Dustin Johnson anticipated having his best chance yet to earn a green jacket this week in the 81st Masters Tournament at Augusta National Golf Club.
He entered the tournament as the No. 1 and hottest player in the world with victories in three consecutive starts, and he has been improving his finishes at Augusta National, capped by a career-best tie for fourth last year.
But a nasty spill has eliminated his opportunity.
The Coastal Carolina University alumnus withdrew from the Masters on Thursday citing a back injury he suffered while slipping on stairs at his Augusta rental home Wednesday afternoon.
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Johnson received therapy Wednesday night and Thursday morning and hit balls on the Augusta National driving range beginning about an hour before his scheduled 2:03 p.m. tee time before determining he was unable to play.
“Obviously my heart is in it and it wants to play. The more I thought about it I just wasn’t going to have any chance,” Johnson said. “It’s unbelievably difficult. I feel I’m playing the best golf of my career right now and this is one of my favorite tournaments of the year, I look forward to it every year. … I’m very sad I had to do it but it’s just a freak accident.
“It sucks really bad.”
Johnson said it was raining Wednesday afternoon when he went outside to move a car in the driveway with just socks on his feet. He slipped on three stairs and landed hard on his lower left back and elbow, which was swollen and bruised Thursday.
He needed help getting up from brother and caddie Austin Johnson, then received a series of heat, ice and compression treatments and took part in mobility exercises for most of the night, receiving little sleep.
The treatments, which included Dr. Ara Suppiah, who specializes in golf-related injuries, and Johnson’s physical trainer, Joey Diovisalvi, were intended to control pain overnight, minimize stiffness and avoid spasms.
“I was doing everything I could to try to play,” Johnson said. “I was up pretty much all night trying to get it ready for today. I’ve been worked on all morning. I can make some swings, but I can’t swing full and can’t make my normal swing. I just don’t feel there’s any chance I can compete.”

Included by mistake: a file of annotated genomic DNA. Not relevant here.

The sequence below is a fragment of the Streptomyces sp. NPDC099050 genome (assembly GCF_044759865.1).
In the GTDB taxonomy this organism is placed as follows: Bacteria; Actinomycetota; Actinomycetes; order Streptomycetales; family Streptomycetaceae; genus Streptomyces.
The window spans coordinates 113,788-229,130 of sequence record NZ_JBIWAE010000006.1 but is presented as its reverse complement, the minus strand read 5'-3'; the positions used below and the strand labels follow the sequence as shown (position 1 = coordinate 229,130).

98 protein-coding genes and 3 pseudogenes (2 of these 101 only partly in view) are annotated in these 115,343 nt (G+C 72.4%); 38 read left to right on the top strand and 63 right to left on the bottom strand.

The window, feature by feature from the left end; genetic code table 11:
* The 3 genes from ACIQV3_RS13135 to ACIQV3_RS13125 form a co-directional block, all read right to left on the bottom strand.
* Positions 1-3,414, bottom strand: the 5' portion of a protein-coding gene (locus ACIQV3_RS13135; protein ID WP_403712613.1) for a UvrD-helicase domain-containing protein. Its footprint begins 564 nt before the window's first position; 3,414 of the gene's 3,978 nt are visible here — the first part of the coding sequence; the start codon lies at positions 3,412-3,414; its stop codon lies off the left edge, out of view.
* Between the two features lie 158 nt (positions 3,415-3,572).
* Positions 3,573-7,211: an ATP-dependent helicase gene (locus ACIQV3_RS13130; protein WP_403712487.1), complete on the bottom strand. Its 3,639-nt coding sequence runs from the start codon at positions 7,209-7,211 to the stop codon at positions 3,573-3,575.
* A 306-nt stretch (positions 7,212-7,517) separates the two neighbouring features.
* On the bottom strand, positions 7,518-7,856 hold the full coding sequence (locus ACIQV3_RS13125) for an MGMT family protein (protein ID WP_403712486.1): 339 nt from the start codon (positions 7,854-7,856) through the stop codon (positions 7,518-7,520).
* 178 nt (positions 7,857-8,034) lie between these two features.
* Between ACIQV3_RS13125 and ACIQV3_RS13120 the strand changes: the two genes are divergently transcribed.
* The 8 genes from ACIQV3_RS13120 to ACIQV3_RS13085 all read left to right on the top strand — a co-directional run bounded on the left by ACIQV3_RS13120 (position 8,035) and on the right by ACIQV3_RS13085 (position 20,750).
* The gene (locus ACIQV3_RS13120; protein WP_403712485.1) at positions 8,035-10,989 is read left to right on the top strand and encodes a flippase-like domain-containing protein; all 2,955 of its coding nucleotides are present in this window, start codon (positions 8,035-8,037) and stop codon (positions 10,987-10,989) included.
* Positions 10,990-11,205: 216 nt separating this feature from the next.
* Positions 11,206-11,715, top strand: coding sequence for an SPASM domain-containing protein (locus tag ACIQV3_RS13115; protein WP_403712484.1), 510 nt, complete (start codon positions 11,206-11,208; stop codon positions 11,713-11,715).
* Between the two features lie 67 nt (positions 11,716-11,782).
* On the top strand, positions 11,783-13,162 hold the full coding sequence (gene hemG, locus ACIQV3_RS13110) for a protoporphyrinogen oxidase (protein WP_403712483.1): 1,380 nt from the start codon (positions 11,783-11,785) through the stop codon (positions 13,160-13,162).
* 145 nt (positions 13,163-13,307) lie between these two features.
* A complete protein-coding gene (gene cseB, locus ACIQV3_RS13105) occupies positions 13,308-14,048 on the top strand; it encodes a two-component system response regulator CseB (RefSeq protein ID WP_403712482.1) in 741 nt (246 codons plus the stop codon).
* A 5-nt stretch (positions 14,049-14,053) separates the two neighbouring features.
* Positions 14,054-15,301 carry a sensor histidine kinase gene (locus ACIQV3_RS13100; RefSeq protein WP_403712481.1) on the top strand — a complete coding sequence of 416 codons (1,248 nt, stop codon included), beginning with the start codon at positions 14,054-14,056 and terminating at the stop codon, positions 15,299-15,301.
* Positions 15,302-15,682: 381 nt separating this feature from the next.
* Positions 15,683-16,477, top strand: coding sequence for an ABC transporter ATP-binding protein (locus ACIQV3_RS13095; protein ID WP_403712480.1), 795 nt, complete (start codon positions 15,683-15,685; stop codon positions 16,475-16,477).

Johnson took some guarded swings for about 15 minutes, returned to the PGA Tour’s physiotherapy trailer for 10 minutes, then returned to the range and used progressively longer clubs beginning with wedges and finishing with driver.
“It’s just really tight,” Johnson said. “I was making some swings on the range and I could go max about 80 percent. It’s just so tight I couldn’t get through it. The backswing was fine, I could make a good backswing. But every time down right at impact it would just catch. I just don’t feel like there’s any chance of me even competing.”
After the warmup, Johnson initially indicated he would attempt to play.
Prior to leaving the range, Johnson asked Fred Ridley, chairman of the Masters competition and rules committees, if he would be allowed to have physical therapy work done on the course during his round.
Johnson was scheduled to be in the final group of the day with Bubba Watson and Jimmy Walker so no groups would be held up behind them, and Ridley said he informed Johnson he would be allowed to have up to 15 cumulative minutes of therapy done during the round. “It’s a pace of play issue,” Ridley said.
Diovisalvi was planning to follow him on the course to provide any therapy or stretching if requested.
But Johnson changed his mind a few minutes later and just a few minutes before his tee time while on the practice putting green. “Sitting there on the putting green I made a few swings and I just can’t swing the club,” he said. “It hurts.”
Johnson said he was already planning to be off for the next three weeks. “It feels like in probably two days I’ll be fine,” he said. “If it had happened on Monday I don’t think we’d have any issues.”
Thursday marked the second time Johnson has withdrawn from the Masters. He pulled out a couple days before the opening round in 2012, saying he injured his back while attempting to lift a jet ski.